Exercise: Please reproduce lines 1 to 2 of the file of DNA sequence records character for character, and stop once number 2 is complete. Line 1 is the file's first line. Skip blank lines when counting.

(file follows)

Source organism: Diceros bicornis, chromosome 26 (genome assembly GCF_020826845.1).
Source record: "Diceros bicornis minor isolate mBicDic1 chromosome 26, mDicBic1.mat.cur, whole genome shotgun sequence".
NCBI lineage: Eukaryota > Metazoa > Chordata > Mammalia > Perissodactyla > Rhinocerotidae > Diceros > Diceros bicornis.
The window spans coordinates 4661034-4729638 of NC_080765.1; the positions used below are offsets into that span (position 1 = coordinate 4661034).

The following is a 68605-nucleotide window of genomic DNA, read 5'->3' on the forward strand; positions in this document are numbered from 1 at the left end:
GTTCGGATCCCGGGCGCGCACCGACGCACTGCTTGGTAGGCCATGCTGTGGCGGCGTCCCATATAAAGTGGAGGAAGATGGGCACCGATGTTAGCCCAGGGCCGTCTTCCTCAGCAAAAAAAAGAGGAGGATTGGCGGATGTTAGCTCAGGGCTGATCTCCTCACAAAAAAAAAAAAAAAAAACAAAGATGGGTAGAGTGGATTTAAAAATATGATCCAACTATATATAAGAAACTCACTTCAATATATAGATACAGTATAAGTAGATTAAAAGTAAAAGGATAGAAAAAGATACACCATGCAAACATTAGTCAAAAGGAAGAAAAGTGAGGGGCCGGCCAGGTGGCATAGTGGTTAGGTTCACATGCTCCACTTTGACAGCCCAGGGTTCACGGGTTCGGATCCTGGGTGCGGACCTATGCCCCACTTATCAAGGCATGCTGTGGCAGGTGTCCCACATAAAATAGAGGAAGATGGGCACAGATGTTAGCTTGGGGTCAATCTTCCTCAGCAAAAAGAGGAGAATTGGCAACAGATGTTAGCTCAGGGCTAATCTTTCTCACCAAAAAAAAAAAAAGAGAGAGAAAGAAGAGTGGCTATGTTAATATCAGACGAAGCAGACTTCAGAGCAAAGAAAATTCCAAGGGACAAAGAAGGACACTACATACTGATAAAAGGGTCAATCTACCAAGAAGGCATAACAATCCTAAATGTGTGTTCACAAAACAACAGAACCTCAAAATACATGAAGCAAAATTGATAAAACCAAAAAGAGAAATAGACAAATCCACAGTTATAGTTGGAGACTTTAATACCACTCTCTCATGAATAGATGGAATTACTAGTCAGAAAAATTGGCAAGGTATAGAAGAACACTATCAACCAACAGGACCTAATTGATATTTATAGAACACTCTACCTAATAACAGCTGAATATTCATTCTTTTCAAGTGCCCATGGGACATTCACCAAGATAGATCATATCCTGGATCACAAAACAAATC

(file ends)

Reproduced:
Source organism: Diceros bicornis, chromosome 26 (genome assembly GCF_020826845.1).
Source record: "Diceros bicornis minor isolate mBicDic1 chromosome 26, mDicBic1.mat.cur, whole genome shotgun sequence".